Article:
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In this second installation of the ‘So You Wanna Be’ career series for kids, we now talk to a cabin crew from one of the well-known airline companies.
Discover his adventures and learn what it takes to be in this very exciting profession.
Taken at Rio De Janerio
Q: Can you introduce yourself and your career?
A: My name is Leonard Mok. I’ve been working with Emirates Airlines for 12 years. Emirates Airlines is based in Dubai in the Middle East. I’ve been working as a First Class Cabin Crew for the past 12 years.
Unrelated but helpful college degree
Q: What is your educational background, how did it help you in your career? How did you upgrade your skills along the way?
A: I studied Fashion Marketing and Management at Raffles Design.
It helped me because not only did I learn about fashion and its trends, I also studied practical business management, sales and marketing skills which helped me in my line of work, where we had to work with a team of at least 20 colleagues on each flight, as well as help plan how to increase our sales revenue via our duty-free sales.
First day of training at Emirates training college with batch mates from around the world
Journey to be in the aviation industry
Q: Why did you decide to pursue this career?
A: I have always been fascinated with airplanes at a very young age. I can still clearly recall when I was on a Qantas flight en route to Brisbane for my holidays. I was only 8 years old at the time and the cabin crew was kind enough to take me to the cockpit during the flight. The pilot was giving me trivia about airplanes and I was completely mesmerized.
Taken in Jordan, met a bedouin family who organised non-profit camel rides in the desert
I knew then I wanted to be in the aviation industry. After completing my two years of National Service, an opportunity arose, there was an ad for a career as a cabin crew with Emirates Airline. I was a little apprehensive initially as I would have to move to Dubai if I got the job with Emirates Airline but my parents were very supportive of the decision so I went ahead with the interview.
When I got the call from Emirates that I got the job, I was over the moon. I didn’t know what to expect, to be honest. I had never been to Dubai before and knew no one living there. But I told myself that this was an opportunity of a lifetime.
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Intensive training of cabin crew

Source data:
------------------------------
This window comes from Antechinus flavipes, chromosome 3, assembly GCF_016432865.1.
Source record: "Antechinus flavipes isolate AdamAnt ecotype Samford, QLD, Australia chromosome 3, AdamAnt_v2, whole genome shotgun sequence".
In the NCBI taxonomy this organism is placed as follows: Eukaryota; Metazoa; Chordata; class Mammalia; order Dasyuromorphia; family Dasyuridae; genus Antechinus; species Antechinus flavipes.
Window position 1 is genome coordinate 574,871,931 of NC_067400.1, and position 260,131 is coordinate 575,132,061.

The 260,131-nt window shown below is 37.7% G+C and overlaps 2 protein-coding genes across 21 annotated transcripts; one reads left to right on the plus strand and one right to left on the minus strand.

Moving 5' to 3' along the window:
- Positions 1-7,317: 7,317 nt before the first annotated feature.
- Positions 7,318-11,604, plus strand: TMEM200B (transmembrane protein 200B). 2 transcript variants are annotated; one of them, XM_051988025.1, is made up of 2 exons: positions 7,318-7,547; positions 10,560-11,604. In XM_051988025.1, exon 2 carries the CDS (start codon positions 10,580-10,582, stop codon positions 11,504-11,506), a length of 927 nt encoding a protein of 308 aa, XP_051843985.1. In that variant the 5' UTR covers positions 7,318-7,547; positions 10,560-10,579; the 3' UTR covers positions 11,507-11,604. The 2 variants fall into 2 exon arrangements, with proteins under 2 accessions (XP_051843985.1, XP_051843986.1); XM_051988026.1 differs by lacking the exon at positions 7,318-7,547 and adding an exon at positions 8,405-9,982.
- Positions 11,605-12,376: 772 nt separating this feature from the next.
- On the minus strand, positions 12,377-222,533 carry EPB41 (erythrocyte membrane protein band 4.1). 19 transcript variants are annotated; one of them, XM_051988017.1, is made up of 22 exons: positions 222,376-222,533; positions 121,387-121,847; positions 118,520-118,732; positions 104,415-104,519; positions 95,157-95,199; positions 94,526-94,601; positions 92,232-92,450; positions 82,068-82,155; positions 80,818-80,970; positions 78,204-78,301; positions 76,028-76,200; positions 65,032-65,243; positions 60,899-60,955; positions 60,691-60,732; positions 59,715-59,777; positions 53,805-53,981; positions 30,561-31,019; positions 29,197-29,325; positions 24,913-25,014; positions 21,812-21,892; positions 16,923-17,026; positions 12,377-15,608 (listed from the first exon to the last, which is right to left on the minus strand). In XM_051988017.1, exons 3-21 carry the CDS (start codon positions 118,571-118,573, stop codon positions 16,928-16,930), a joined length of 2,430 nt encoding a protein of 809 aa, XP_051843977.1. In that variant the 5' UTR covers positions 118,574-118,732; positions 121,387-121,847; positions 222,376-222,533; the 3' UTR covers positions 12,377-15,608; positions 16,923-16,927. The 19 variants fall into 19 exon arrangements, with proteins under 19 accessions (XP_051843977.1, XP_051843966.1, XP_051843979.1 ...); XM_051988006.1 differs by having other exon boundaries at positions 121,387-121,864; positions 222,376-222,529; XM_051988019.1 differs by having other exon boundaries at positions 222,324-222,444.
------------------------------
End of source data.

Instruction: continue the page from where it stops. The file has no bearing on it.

Q: What is the one thing that people probably don’t know about your career that you would like to share with them?
A: We are trained to restrain passengers and taught to deliver a baby on a flight. I’ve heard of many crew members who had delivered babies in mid-flight! The intensive training from Emirates has given us the skills on how to deliver a baby.
Attending Portuguese class at a Portuguese cafe to learn about different languages and cultures,organised by Emirates
Fun facts: Did you know that if a baby is born on a flight in Emirates, that baby is given free lifetime tickets to travel?
The difficulty of being a cabin crew
Q: What are the biggest challenges you have faced in getting to this point in your career? How did you overcome them?
A: One of the most difficult parts of this job is being away from your family and friends. Rosters are not known to be regular and the hours can be long.
Not only do you miss special occasions such as Christmas, birthdays, etc., most probably your friends and family will be off in the evenings and weekends, but your days off can also be on Mondays, Tuesdays and you may start your working day at 2 pm or even 3 am.
Milestones of his soaring career
Q: What milestones /memorable moments do you consider in your career?
A: The most amazing milestone for me was passing the examination and performance review to be promoted to a First-Class Cabin Crew within a span of five years, as usually, it would take at least eight years of experience to do so.
First-class flight with fellow crew from South Africa and Australia
That was a real sense of achievement for me that cannot be described. Working with Emirates, I feel really proud to represent Singapore in a company that employs more than 100 different nationalities. It’s like working for the United Nations!